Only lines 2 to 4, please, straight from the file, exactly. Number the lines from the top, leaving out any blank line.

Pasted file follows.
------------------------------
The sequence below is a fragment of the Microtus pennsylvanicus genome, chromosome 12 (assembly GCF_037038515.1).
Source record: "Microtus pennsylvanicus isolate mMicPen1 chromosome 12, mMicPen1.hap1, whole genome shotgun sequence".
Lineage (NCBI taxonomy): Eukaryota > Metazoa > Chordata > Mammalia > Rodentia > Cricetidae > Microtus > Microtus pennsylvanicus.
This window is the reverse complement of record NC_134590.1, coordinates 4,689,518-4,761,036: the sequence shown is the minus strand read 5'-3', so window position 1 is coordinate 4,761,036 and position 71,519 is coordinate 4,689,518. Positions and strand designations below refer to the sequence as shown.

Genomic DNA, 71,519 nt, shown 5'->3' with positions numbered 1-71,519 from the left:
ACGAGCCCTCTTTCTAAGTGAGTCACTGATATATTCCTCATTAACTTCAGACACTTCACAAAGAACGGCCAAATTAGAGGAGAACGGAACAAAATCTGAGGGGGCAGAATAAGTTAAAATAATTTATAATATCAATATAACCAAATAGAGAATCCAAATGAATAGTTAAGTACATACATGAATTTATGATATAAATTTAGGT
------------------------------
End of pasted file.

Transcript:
Source record: "Microtus pennsylvanicus isolate mMicPen1 chromosome 12, mMicPen1.hap1, whole genome shotgun sequence".
Lineage (NCBI taxonomy): Eukaryota > Metazoa > Chordata > Mammalia > Rodentia > Cricetidae > Microtus > Microtus pennsylvanicus.
This window is the reverse complement of record NC_134590.1, coordinates 4,689,518-4,761,036: the sequence shown is the minus strand read 5'-3', so window position 1 is coordinate 4,761,036 and position 71,519 is coordinate 4,689,518. Positions and strand designations below refer to the sequence as shown.